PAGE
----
6. The advice from Ofcom to anyone having problems with their Telecoms supplier is as follows - ‘Ofcom suggests that all consumers/businesses that have experienced problems with their communications provider call our contact centre and make a formal record of their complaint. Our contact centre advisors can also provide specific advice on the appropriate next steps. The relevant numbers are 0300 123 3333 or 020 7981 3040 and we are open Monday to Friday from 9.00am to 5.00pm’.
  7. I would do both. Send an email to Jonathan Ruff and also call them to make a record of your complaint. Ofcom do not deal with individual cases but they do monitor companies and record complaints with view to investigating them if they receive many complaints about them. Ofcom will advise you to raise your complaint with The Ombudsman Services who can deal with individual cases eight weeks after your first complaint to Unicom - or if you receive a deadlock letter - whichever is soonest. However, the Ombudsman's decision is evidence based meaning if you can't prove what was said during the sales call or meeting, they will rule in Unicom's favour as they will have the evidence of the recording of you agreeing to the contract, or a signed contract. BTW if you haven't received your recording say by the end of next week, or if you do receive a recording and find it is the short edited version of the agreement but does not consist of what you agreed to, I would send a Subject Access Request for ALL the FULL UNEDITED recordings and an excellent template can be found here http://www.consumeractiongroup.co.uk/forum/showthread.php?387306-Full-Subject-Access-Request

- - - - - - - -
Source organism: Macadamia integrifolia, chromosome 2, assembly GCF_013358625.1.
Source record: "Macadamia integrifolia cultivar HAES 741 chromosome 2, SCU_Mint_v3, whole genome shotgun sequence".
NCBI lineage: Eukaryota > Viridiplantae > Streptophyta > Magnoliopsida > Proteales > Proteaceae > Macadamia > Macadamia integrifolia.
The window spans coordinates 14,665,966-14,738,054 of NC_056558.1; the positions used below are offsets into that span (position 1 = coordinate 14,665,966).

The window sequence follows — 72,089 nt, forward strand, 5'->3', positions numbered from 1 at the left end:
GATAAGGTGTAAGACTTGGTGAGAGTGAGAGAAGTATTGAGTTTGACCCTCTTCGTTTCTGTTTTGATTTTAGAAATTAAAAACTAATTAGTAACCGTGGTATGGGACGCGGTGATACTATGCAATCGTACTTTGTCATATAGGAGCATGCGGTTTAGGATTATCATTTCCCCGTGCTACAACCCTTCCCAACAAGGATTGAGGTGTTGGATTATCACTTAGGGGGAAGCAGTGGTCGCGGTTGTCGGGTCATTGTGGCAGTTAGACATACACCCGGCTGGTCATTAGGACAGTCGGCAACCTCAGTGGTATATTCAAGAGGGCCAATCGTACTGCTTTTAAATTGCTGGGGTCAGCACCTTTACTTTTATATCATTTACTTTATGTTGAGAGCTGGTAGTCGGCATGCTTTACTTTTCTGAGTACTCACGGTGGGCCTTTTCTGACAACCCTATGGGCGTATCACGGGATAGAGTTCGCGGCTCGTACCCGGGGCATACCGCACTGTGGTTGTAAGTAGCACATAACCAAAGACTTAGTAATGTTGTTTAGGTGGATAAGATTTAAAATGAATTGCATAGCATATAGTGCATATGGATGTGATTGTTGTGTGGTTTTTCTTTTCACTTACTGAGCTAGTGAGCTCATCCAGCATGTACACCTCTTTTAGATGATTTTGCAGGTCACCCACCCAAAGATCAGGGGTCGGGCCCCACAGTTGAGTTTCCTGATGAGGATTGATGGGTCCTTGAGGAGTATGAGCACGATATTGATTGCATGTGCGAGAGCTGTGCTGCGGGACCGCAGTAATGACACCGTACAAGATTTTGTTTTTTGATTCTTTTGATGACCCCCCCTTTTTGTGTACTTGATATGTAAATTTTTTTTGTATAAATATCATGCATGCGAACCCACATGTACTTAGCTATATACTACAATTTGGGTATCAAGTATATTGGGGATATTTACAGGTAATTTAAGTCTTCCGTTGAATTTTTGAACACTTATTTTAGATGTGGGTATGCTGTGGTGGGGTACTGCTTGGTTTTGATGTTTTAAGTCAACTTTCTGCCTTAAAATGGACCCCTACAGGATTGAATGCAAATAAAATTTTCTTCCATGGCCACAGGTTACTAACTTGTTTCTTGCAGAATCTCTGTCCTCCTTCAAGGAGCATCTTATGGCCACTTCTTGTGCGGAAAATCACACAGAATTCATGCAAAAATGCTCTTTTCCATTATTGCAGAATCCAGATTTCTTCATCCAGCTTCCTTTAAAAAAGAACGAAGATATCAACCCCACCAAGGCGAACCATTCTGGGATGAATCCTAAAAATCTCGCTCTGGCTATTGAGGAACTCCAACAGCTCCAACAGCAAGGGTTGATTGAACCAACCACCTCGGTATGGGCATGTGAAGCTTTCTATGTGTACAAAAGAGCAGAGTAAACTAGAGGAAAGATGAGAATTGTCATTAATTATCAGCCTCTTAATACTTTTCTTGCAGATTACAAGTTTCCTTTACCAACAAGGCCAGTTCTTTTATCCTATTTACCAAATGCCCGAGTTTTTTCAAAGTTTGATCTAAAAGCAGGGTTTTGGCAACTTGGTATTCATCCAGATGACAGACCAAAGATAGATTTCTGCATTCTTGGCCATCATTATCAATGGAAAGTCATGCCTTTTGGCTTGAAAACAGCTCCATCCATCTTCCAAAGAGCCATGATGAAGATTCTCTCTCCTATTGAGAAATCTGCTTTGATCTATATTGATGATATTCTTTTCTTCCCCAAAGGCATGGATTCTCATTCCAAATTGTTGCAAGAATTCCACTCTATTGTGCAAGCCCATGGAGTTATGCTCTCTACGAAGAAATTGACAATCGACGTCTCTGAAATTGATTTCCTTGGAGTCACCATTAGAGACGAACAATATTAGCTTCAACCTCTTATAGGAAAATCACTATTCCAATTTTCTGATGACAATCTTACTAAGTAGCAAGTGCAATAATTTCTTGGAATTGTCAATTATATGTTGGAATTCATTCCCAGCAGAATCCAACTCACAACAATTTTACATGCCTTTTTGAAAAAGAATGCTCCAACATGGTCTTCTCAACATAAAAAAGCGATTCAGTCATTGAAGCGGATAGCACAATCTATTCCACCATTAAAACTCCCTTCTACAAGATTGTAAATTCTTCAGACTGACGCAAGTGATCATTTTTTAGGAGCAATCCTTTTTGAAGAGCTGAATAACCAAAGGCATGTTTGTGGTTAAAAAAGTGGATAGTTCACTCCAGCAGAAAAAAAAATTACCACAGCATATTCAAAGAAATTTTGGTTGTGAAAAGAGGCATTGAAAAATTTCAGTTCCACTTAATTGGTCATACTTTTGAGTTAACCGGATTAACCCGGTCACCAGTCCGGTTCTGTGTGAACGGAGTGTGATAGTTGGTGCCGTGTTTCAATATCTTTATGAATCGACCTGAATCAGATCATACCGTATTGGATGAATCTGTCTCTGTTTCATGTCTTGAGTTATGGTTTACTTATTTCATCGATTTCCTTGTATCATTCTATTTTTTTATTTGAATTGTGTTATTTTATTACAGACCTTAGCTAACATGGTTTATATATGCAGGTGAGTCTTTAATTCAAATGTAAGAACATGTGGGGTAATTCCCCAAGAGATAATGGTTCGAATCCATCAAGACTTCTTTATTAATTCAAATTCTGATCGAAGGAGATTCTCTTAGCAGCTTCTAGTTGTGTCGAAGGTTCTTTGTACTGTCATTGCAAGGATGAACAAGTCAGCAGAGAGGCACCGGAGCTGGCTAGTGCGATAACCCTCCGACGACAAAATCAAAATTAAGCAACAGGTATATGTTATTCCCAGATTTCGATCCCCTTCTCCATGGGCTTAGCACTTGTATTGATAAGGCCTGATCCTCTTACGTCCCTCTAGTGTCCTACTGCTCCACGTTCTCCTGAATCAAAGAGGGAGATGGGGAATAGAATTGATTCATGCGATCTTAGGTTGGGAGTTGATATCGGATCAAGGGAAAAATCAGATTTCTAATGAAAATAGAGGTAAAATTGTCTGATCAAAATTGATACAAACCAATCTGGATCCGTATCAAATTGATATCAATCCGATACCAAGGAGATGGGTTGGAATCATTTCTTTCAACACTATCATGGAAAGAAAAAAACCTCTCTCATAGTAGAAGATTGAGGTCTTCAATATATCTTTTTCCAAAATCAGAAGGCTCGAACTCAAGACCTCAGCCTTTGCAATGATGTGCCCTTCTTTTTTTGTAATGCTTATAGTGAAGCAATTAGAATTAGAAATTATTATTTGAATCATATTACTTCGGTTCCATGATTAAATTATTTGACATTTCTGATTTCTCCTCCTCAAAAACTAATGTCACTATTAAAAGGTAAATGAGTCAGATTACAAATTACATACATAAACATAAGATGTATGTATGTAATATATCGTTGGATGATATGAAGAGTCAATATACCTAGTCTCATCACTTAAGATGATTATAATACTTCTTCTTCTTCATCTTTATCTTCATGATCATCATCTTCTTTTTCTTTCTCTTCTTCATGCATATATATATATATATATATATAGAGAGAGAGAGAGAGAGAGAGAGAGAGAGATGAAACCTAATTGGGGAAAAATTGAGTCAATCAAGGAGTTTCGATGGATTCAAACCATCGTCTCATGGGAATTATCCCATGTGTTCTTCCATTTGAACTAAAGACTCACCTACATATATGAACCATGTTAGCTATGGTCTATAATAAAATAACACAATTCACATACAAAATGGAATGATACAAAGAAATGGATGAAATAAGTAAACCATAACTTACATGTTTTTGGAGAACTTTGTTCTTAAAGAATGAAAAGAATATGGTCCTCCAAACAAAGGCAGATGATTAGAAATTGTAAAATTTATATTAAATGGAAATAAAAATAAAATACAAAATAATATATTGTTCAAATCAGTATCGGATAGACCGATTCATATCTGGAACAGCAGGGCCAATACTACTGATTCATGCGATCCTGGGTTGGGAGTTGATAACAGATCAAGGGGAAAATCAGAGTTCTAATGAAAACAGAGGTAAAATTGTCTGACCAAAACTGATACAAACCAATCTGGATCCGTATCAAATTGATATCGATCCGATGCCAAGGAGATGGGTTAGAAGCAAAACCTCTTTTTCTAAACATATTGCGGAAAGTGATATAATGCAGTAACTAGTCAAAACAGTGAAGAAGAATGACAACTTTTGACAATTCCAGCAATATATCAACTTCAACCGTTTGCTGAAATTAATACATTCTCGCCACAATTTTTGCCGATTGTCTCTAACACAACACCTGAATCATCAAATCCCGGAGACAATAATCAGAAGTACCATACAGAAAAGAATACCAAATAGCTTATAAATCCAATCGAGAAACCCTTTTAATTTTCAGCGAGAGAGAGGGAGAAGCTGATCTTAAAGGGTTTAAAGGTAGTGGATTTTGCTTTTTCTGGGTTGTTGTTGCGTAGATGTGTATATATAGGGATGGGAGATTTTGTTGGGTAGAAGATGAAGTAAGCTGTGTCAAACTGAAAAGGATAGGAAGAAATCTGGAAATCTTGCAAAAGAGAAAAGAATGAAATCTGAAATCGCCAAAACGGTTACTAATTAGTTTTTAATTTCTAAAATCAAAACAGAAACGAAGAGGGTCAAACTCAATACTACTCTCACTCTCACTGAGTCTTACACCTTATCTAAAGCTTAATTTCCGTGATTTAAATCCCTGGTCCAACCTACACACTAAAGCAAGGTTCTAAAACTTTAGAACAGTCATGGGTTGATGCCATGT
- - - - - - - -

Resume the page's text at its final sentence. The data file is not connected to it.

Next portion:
8. Unicom are currently under investigation by Ofcom and the investigation centres on Unicom's sales and marketing activities in relation to fixed line products and also into whether there was a breach in the rules regarding a requirement to offer contracts with minimum terms. http://stakeholders.ofcom.org.uk/enforcement/competition-bulletins/open-cases/all-open-cases/cw_01125/ I would URGE you to contact Ofcom on on 0300 123 3333 and make a formal record of your complaint. The more complaints that Ofcom receive, the more information they will have for the purpose of the investigation.
  9. Apparently, Unicom's defence when approached about this is that they DO offer a 12 month contract, but it is up to the customer to ask for it!!! The definition of 'offer' in the Oxford dictionary is 'present or proffer (something) for (someone) to accept or reject as desired.' and could be a useful quote if they use this tactic on you. A legal definition of offer is 'An offer is a communication that gives the listener the power to conclude a contract.' If they did not communicate this 'offer' then there was no offer! http://legal-dictionary.thefreedictionary.com/offer
  10. Hi Chris European telecom laws and Ofcom have ruled that businesses and residential premises must be offered a 12 month contract as from 26th may 2011. The maximum 24 month contract only applies to residential premises http://consumers.ofcom.org.uk/news/uk-consumers-benefit-from-european-telecoms-law-changes/ If you need any help, please check out www.unicom-complaints.co.uk
  11. I am no expert but as far as I know, companies have to first apply to the Court for a County Court Judgement (CCJ) and IF the Court issues a CCJ against you and IF you default on any payments that the Court has ruled, only then can they send in the bailiffs. This link gives good information about how it works. [removed] Hope this helps